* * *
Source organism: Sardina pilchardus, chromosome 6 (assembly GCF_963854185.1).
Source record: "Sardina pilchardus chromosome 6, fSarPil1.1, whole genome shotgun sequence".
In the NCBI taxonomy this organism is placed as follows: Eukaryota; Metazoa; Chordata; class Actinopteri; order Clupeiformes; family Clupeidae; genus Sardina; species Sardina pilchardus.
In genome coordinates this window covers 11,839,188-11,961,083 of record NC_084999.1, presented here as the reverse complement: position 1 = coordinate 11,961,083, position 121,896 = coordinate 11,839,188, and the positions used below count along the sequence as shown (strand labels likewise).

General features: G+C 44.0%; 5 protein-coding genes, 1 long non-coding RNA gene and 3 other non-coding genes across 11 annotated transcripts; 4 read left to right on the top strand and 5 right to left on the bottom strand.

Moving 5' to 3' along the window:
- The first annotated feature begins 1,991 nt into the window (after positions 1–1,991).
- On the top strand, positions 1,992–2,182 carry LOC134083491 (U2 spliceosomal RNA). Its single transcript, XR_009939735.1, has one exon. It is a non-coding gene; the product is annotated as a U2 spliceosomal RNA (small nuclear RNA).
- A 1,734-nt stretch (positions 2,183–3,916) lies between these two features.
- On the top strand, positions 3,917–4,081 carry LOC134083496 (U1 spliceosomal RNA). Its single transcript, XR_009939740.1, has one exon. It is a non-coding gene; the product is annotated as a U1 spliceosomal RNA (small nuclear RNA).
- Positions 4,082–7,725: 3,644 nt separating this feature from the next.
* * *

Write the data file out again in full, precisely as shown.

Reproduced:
Source organism: Sardina pilchardus, chromosome 6 (assembly GCF_963854185.1).
Source record: "Sardina pilchardus chromosome 6, fSarPil1.1, whole genome shotgun sequence".
In the NCBI taxonomy this organism is placed as follows: Eukaryota; Metazoa; Chordata; class Actinopteri; order Clupeiformes; family Clupeidae; genus Sardina; species Sardina pilchardus.
In genome coordinates this window covers 11,839,188-11,961,083 of record NC_084999.1, presented here as the reverse complement: position 1 = coordinate 11,961,083, position 121,896 = coordinate 11,839,188, and the positions used below count along the sequence as shown (strand labels likewise).

General features: G+C 44.0%; 5 protein-coding genes, 1 long non-coding RNA gene and 3 other non-coding genes across 11 annotated transcripts; 4 read left to right on the top strand and 5 right to left on the bottom strand.

Moving 5' to 3' along the window:
- The first annotated feature begins 1,991 nt into the window (after positions 1–1,991).
- On the top strand, positions 1,992–2,182 carry LOC134083491 (U2 spliceosomal RNA). Its single transcript, XR_009939735.1, has one exon. It is a non-coding gene; the product is annotated as a U2 spliceosomal RNA (small nuclear RNA).
- A 1,734-nt stretch (positions 2,183–3,916) lies between these two features.
- On the top strand, positions 3,917–4,081 carry LOC134083496 (U1 spliceosomal RNA). Its single transcript, XR_009939740.1, has one exon. It is a non-coding gene; the product is annotated as a U1 spliceosomal RNA (small nuclear RNA).
- Positions 4,082–7,725: 3,644 nt separating this feature from the next.